[erlang-questions] Erlang beginner questions
Wed Apr 13 15:12:22 CEST 2011
On Apr 13, 2011, at 3:17 AM, Mode7James wrote:
> 1) gen_server is a behavior. It's a little confusing that gen_udp and
> gen_tcp are both modules, but use the same naming conventions. I've seen
> quite a few documents on how one uses "gen_server" as a behavior - is there
> any that actually show what the text file looks like? Can I create my own
> behaviors? I come from a flash background (Java) so I'm very familiar with
> interfaces. Can one module implement multiple behaviors, or is it only
> one-to-one direct relationship? Is there somewhere that I can see the
> complete master list of built-in OTP behaviors and what they do?
Think of behaviours as interfaces, although they are not strictly enforced.
You can define your own, here's an example: http://www.trapexit.org/Defining_Your_Own_Behaviour
gen_udp and gen_tcp (and gen_sctp) are not, strictly speaking, behaviours. I've always wondered why they are named that way.
The big 5 are gen_server, gen_fsm, gen_event, supervisor and application. The vast majority of OTP compliant code that I've seen is built on these five.
You can have a module implement multiple behaviours, just be careful about callback clashes
> 2) In the 20bits article, how is the port number generated? Are port
> numbers unique to an application, or are there different port numbers for
> different protocols? Is this secure? How do Erlang services deal with DDOS
> attacks? Are there any tried-and-true methods that are used?
The 20bits article is pretty good, but I'd recommend using gen_nb_server for building tcp servers.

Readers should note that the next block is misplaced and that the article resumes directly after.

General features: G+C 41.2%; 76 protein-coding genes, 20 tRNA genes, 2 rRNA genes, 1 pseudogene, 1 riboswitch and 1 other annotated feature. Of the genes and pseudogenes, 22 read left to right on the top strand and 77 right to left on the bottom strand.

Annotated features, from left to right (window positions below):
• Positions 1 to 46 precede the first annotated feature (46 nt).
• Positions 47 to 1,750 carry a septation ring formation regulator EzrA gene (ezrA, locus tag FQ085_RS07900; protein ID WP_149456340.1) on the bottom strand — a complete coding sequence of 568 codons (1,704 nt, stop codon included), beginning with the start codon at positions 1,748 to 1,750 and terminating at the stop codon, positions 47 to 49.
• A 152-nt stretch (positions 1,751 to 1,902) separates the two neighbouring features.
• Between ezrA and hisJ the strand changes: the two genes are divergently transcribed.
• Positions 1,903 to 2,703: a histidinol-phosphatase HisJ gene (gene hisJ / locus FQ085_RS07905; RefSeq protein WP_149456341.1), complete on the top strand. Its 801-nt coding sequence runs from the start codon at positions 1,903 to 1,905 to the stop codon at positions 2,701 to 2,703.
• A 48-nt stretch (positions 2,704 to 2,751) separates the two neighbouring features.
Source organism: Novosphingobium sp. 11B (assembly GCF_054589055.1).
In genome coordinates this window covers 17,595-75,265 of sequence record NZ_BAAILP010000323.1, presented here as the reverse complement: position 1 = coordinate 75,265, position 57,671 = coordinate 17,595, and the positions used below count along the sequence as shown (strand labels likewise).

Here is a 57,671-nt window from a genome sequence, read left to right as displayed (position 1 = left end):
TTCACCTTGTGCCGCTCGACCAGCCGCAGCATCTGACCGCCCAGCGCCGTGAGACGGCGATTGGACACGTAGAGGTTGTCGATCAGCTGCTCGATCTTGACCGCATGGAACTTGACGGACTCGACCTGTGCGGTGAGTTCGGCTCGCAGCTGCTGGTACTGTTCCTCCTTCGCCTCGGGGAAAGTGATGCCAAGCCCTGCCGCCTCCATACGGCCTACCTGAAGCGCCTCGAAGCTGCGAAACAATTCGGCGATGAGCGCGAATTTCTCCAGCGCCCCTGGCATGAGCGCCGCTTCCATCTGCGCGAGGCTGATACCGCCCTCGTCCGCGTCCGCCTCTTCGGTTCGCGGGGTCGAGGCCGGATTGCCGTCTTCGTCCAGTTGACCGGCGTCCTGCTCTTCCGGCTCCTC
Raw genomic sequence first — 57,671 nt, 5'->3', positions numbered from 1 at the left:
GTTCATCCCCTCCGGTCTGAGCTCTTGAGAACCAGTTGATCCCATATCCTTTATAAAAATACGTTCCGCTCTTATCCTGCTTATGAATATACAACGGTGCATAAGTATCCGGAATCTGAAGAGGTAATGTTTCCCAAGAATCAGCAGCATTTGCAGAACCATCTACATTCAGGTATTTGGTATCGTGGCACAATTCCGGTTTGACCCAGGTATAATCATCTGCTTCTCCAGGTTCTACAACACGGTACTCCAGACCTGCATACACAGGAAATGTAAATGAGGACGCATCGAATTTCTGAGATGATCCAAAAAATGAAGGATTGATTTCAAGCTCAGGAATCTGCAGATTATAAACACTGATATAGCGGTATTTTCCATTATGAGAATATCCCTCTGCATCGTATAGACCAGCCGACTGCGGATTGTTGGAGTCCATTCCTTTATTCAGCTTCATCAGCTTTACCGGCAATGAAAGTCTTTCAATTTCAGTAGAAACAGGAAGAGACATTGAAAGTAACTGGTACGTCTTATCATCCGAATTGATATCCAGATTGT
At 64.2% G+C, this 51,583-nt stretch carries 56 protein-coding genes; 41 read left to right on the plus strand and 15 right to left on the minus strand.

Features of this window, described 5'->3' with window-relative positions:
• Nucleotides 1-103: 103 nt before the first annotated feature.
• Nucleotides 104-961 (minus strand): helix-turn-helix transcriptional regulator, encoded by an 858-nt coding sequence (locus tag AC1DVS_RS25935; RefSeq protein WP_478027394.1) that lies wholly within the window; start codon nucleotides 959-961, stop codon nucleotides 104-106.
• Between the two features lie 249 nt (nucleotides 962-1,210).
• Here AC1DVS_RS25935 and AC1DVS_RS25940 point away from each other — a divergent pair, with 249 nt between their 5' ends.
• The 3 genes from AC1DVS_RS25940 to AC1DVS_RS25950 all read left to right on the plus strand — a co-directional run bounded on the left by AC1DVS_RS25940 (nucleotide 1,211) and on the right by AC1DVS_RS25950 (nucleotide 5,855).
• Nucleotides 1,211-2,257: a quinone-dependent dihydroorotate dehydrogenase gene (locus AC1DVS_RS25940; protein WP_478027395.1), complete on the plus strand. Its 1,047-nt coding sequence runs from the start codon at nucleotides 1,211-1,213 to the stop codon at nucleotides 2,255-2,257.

You can find it here: https://github.com/kevsmith/gen_nb_server
It is a 3rd party behaviour for building performant, non-blocking tcp servers
> 3) Can someone log in via TCP connection, authenticate credentials upgrading
> to SSL, and then also open a UDP connection for the gameplay mechanics?
Yes, that's probably doable, but you'd have to be more specific as to what exactly want to do.
For example, there's not such thing as a "udp connection". You can fire off UDP packets to anywhere, if there's someone listening, they'll get them, otherwise they'll be dropped.
Do you want to open one UDP port for each authenticated user or have all of them send data to a single, common UDP port?
> 4) I've read that distributed Erlang is using "all or nothing" security, ie
> nodes with access can essentially do whatever they want. Is there a way to
> keep a service running on a dedicated server, and remotely hotswap code via
> my macbook? Any examples of this being done?
As long as you have shell access to your remote server, you can certainly do hot updates
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